Following a two year police investigation, conducted under the name Operation Falland, and a trial that has lasted nearly 3 weeks during November 2017, Naveeda Ikram the trial judge found that there was no case to answer in relation to an allegation of misconduct in public office. The prosecution, however, appealed that ruling, but today the Court of Appeal handed down a judgment which upheld the trial judge and which results in the acquittal of Mrs Ikram.
Mrs Ikram had gained particular prominence within the political landscape of Bradford when she became the first female, Muslim to hold the office of Lord Mayor in the UK. The allegation of misconduct in a public office arose from a time after her tenure as Lady Mayoress, when she was a local authority councillor for the Little Horton Ward in Bradford.
The prosecution’s case amounted to an allegation that she had behaved corruptly by trying to secure local authority work for a company in which she was said to have an undisclosed financial interest.
Paul and Nick submitted that the judge should stop the case at the conclusion of the prosecution evidence on the basis that there was no evidence that Mrs Ikram had either tried to secure work nor, indeed, that she had any financial interest in the company.
The judge accepted that submission in its entirety and concluded that Mrs Ikram should be acquitted.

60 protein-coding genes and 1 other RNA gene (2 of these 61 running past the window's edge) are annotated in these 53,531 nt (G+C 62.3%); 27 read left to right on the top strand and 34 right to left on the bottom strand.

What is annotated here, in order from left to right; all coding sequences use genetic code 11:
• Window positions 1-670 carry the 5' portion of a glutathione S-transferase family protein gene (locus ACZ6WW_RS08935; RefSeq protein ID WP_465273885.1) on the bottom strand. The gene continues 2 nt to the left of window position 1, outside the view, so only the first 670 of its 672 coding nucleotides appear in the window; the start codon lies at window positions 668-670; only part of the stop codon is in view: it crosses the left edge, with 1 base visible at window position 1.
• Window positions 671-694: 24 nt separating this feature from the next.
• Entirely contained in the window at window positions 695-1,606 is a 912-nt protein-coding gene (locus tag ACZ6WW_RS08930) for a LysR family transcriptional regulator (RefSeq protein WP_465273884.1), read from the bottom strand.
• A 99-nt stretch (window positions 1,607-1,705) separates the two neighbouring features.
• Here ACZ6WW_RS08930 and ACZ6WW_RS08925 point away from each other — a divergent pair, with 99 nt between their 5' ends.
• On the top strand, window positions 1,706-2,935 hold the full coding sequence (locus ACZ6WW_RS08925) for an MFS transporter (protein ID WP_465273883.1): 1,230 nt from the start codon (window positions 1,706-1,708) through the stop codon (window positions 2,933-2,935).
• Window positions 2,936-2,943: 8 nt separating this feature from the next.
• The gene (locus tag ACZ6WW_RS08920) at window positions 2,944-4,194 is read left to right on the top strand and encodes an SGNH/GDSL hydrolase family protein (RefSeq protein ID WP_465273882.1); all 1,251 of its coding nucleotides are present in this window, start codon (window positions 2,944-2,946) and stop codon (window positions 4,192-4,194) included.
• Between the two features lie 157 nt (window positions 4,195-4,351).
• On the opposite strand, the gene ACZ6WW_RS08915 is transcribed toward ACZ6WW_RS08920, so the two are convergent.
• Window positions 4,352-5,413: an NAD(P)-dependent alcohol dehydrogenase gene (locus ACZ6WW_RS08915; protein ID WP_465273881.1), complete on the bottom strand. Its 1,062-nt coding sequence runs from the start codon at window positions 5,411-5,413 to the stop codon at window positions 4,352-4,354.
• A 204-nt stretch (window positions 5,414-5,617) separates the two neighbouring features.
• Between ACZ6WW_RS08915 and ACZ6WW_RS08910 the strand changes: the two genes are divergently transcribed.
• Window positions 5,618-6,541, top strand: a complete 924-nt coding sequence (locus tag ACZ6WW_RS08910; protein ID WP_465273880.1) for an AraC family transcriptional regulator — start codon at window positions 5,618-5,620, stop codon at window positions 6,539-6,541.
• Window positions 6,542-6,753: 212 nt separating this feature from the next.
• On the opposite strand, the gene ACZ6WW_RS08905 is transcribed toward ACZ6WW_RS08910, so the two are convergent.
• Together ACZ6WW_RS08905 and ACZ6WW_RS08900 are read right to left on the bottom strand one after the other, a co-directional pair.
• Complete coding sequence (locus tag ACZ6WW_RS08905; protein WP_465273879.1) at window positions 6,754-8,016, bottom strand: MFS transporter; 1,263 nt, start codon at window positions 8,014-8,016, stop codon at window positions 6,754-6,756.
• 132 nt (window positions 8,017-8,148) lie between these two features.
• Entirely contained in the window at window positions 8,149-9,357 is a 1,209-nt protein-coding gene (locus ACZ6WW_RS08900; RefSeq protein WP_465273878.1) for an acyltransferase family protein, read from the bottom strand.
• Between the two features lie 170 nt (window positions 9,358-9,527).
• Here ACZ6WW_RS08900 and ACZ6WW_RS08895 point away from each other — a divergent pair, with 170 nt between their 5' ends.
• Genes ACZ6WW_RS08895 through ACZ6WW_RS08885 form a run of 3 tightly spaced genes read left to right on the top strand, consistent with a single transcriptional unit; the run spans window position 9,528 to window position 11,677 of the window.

However, prosecution announced that it would appeal this ruling and legal argument was conducted in front of the Court of Appeal, Criminal Division over the course of 21st February 2018
Having taken time to consider it’s decision, the Court of Appeal today rejected the prosecution’s argument that the judge had acted unreasonably in reaching the conclusions he did, accepting the arguments put forward by Paul and Nick. The effect of this is that the judge’s conclusion that the defendant should be acquitted on the basis that there was insufficient evidence to justify a conviction stands, and Mrs Ikram has been found not guilty.
A transcript of the Court of Appeal judgment may be found here.
The case engaged a number of complex matters of law and the legal arguments advanced in the course of the case on Mrs Ikram’s behalf spanned across the operation and effect of the Localism Act 2011, the lack of proper continuity in relation to material obtained from a computer from the defendant’s home and breaches of the Code of Practice under the Police and Criminal Evidence Act 1984 by the Chief Whip of the Bradford Labour party.
In a press release, Mrs Ikram stated that she “would like to thank publicly her legal team who have represented her throughout the process especially her solicitor Philip Goldberg who headed her legal team at Minton Morrill and her barristers Paul Greaney QC and Nicholas de la Poer.”